MOSCOW (Sputnik) — Life in Zimbabwe’s capital Harare remains normal and businesses continue to conduct their operations as usual, according to representatives of local firms.
"There are some military men roaming the streets, but nothing more than that. It’s totally peaceful right now. It’s just been unstable … but people are moving normally in the streets. Maybe we could say that the situation is tense, but nothing more. There’s no violence," a representative of Netvest Consultancy told Sputnik.
An employer of Bedrock Consulting and Advisory has also confirmed that despite the military presence on the streets, people were able to start their day normally.
"We haven’t been affected at all. Everything is going on as usual. Things are going as usual, our office is actually located close to one of the army vehicles … and nothing really has changed in the streets. Everyone is going about their business as usual," the employer said.
The statements come after a spokesperson for Harare’s Town Hall told Sputnik that the work of the city’s council had not been affected by the military presence, adding that public transport in the city was running as it does every day.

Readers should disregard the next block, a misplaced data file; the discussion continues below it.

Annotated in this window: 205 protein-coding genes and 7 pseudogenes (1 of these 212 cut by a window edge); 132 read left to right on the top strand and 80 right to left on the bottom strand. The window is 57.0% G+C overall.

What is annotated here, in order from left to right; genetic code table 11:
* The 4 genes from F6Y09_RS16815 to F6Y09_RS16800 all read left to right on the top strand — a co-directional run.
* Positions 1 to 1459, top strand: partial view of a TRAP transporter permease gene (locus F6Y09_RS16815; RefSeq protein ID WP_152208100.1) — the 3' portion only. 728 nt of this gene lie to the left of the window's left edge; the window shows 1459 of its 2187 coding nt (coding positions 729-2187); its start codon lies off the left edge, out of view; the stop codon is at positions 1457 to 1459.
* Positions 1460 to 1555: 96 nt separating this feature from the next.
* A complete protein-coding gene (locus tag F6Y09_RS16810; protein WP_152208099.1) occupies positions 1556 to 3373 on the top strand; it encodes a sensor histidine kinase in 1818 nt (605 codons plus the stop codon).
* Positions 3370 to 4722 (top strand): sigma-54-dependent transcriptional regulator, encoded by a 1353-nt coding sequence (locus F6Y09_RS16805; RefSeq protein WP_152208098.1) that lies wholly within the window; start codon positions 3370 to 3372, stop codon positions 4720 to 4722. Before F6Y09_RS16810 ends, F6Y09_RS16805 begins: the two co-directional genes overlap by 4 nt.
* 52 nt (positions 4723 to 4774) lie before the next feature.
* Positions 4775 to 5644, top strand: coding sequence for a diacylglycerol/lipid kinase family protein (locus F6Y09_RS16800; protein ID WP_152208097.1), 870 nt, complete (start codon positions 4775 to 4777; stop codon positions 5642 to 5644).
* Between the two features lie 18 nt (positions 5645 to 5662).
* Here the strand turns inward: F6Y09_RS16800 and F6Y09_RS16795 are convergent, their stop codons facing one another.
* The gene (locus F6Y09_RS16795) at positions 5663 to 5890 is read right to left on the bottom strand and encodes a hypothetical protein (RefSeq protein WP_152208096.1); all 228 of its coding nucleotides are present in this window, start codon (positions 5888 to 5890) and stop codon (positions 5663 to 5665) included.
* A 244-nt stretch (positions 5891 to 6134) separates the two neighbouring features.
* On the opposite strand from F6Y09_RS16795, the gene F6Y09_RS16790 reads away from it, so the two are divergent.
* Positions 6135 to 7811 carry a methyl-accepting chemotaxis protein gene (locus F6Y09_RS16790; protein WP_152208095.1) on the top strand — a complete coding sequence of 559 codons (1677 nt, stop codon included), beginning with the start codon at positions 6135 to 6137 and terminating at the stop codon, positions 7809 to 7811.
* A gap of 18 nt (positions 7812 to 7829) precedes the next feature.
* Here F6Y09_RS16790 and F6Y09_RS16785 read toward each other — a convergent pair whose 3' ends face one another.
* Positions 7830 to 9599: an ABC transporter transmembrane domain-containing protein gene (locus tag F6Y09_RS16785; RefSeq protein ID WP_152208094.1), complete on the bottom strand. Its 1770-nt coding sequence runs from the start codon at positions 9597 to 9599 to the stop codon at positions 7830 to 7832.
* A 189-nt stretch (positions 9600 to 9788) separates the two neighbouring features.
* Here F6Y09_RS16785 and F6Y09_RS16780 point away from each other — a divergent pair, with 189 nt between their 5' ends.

On Tuesday, media reported that armored vehicles had been moving toward Zimbabwe's capital, adding that explosions occurred in Harare and that the city's television broadcasting station had been seized by the military.
The unrest occurred due to tensions between Robert Mugabe's ruling party ZANU-PF (the Zimbabwe African National Union – Patriotic Front) and the military over the issue of the 93-year-old leader's successor, with the military announcing that their actions were not a coup, but rather directed against the "criminals" around Zimbabwe's president who were "causing social and economic suffering in the country.”
According to South African News24, Mugabe, who has been the country's president since 1987, managed to reach an agreement with the army's representatives that his wife would leave the country, while the president himself was preparing to announce his resignation. According to media reports, Mugabe is now under heavy military guard.
President Mugabe along other comrades was in the armed struggle that gave the people Rhodesia freedom in 1980. We appeal to the Zimbabwe Defence Forces to treat him with respect as an African oldman & facilitate his joining his family in South Africa pic.twitter.com/IxzIzwmJPz— Boni Khalwale (@KBonimtetezi) November 15, 2017
While Sky News has reported that Grace Mugabe is believed to be in Namibia, the president of neighboring South Africa, Jacob Zuma, said that he talked to Zimbabwe's President Robert Mugabe "who indicated that he was confined to his home but said that he was fine."